Pros And Cons of Ethanol In Gas


With cars that are able to run on E85 still very few on the market today, you might think that ethanol is not that important yet as a future fuel. However, you should know that up to 10% of every gallon of gasoline that you purchase today is composed of ethanol, and such a proportion is expected to increase to as much as 15% when service stations have migrated to blender pumps. Now, the US Congress has proposed increasing ethanol volumes in the country’s fuel mix, but analysts say that it simply cannot be met. So, what exactly are the pros and cons of ethanol in gas?

List of Pros of Ethanol in Gas

1. It promotes greener fuel production.
Ethanol creates lesser greenhouse emissions than those of other fuels. As for its production, it only includes cultivation, unlike fossil fuels that requires diesel-powered equipment that produces a high level of pollution. The production of ethanol from corn, rather than gasoline, reduces greenhouse emissions by a substantial amount, which can be increased further in the future by enhancing technology.

2. It is widely available and offers flexibility.
Ethanol-mixed gas is becoming widely available at fuel stations across the US, so as flexible fuel vehicles that can use such fuel. These types of cars are said to be having the advantage of being able to use a range of fuel or a mix of them, giving you the flexibility to choose the fuel that best suits your needs.

3. It creates a positive energy balance.
Study shows that ethanol in fuel promotes the creation of a positive energy balance. As you can see, producing ethanol will create several useful by-products, such as corn oil.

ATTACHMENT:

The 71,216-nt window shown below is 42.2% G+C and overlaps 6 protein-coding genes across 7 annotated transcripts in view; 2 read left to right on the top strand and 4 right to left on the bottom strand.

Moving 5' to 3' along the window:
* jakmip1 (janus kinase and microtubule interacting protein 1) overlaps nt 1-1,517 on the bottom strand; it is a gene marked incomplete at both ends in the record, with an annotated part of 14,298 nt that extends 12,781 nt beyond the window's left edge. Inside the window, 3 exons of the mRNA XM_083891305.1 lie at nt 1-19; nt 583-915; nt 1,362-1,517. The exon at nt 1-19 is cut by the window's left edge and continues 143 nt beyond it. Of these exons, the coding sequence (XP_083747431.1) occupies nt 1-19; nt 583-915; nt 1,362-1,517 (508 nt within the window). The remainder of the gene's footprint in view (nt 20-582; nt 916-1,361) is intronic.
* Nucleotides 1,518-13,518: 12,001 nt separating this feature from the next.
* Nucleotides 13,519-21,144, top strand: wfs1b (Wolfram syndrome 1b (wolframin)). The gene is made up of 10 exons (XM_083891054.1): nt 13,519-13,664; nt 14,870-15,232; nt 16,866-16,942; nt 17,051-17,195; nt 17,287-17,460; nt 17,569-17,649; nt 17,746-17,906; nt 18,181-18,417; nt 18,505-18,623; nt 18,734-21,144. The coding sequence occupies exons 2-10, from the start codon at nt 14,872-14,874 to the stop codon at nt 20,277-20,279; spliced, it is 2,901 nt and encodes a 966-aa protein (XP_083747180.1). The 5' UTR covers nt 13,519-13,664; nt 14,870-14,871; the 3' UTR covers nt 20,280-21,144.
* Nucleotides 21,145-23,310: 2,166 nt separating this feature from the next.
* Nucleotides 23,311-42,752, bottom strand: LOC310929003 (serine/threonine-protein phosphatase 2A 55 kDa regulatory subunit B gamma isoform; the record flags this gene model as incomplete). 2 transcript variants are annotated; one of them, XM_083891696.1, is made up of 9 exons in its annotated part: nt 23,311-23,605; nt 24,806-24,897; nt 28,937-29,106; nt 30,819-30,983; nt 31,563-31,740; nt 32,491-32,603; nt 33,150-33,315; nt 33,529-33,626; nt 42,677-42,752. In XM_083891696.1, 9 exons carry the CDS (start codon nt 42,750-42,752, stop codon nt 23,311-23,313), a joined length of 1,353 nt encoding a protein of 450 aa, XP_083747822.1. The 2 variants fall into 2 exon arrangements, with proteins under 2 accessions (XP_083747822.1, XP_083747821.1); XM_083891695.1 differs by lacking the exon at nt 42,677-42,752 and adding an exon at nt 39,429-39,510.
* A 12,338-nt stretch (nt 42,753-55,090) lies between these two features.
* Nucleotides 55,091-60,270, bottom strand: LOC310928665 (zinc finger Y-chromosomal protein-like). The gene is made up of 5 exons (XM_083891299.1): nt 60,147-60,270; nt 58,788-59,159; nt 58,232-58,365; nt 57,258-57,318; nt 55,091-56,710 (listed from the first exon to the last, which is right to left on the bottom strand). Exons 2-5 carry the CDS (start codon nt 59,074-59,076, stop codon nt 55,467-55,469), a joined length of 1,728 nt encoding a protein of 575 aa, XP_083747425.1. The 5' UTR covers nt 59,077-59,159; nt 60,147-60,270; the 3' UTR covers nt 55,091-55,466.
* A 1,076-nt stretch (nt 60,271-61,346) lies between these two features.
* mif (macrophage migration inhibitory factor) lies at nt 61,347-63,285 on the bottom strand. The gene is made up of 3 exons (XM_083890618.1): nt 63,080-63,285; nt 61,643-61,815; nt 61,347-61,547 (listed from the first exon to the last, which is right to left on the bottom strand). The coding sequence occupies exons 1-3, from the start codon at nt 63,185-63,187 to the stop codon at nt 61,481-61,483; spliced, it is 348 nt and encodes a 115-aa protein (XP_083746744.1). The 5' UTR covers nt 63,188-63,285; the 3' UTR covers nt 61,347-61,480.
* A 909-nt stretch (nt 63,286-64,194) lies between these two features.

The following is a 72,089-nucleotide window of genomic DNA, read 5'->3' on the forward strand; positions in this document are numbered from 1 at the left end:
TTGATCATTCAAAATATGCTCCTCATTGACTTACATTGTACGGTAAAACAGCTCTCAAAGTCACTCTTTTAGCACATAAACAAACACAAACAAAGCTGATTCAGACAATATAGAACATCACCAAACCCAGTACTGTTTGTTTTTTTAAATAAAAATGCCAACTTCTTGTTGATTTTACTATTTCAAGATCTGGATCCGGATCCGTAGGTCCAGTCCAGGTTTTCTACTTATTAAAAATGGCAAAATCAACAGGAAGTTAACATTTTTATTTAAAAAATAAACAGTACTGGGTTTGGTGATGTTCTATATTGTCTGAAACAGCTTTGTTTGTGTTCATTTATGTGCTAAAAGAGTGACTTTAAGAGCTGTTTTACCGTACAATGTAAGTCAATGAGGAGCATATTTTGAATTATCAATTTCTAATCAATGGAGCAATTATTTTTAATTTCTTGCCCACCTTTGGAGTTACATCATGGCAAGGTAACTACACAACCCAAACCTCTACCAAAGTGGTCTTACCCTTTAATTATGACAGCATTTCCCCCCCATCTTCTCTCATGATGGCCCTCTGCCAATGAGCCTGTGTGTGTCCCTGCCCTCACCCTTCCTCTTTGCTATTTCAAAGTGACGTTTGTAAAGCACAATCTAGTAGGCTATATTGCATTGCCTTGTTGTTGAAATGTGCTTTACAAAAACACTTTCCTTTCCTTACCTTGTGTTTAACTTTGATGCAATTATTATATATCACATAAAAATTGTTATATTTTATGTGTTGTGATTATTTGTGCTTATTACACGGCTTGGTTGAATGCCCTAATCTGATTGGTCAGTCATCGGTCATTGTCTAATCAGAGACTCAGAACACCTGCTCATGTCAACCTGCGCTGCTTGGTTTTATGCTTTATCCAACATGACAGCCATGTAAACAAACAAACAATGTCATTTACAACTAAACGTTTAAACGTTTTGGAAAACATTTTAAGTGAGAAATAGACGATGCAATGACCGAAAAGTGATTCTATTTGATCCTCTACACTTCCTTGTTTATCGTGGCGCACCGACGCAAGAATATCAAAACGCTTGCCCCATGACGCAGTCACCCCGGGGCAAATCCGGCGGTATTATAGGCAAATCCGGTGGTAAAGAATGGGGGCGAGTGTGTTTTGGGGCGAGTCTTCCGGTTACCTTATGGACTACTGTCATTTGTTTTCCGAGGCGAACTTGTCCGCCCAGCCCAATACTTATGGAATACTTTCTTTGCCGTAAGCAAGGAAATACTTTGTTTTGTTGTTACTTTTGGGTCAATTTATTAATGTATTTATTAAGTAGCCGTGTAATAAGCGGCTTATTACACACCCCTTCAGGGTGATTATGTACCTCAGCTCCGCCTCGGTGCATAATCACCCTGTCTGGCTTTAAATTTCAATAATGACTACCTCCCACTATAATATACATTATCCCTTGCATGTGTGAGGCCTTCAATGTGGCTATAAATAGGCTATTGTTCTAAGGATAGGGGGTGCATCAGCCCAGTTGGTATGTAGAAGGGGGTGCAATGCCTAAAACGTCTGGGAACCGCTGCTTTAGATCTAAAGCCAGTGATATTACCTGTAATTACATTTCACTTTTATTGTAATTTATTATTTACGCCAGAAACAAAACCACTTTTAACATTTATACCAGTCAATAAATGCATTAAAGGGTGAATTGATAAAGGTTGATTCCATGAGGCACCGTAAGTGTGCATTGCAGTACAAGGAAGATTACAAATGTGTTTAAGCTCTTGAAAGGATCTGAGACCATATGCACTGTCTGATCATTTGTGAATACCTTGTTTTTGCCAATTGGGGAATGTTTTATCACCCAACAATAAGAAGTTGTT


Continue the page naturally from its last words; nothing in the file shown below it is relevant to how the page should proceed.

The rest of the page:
List of Cons of Ethanol in Gas

1. It is subject to fluctuating prices.
The price ethanol varies and fluctuates greatly, which would mean the same if it is mixed in gas. For example, there were times when ethanol has sold for almost 30 cents less per gallon compared to gasoline and for 80 cents more than gasoline. These price fluctuations and differences depend on the regional location. For instance, it is likely to be cheaper in places where more corn is being grown, such as the Midwest.

2. It offers lower mileage.
Naturally, ethanol-mixed gasoline holds less energy than pure gasoline, decreasing mileage by up to 30% for many models of vehicles. Nevertheless, there are now engine technologies that are designed to lessen this mileage effect and are integrated into several flexible-fuel vehicles.

3. It does not have efficient production infrastructure.
As of yet, there are still insufficient ethanol-production facilities for the fuel to become more widely used in gas. The only stations who are offering this mixed fuel in huge volumes are those found in places where ethanol production is very high. In fact, a lot of drivers who have flexible-fuel vehicles only fill up on pure gasoline, rather than the fuel mixture.

Due to pressure of becoming more environmentally aware and energy efficient, creating alternative power sources, like ethanol-mixed gas, have become more popular. However, there pros and cons to consider first before you apply this options to your everyday life.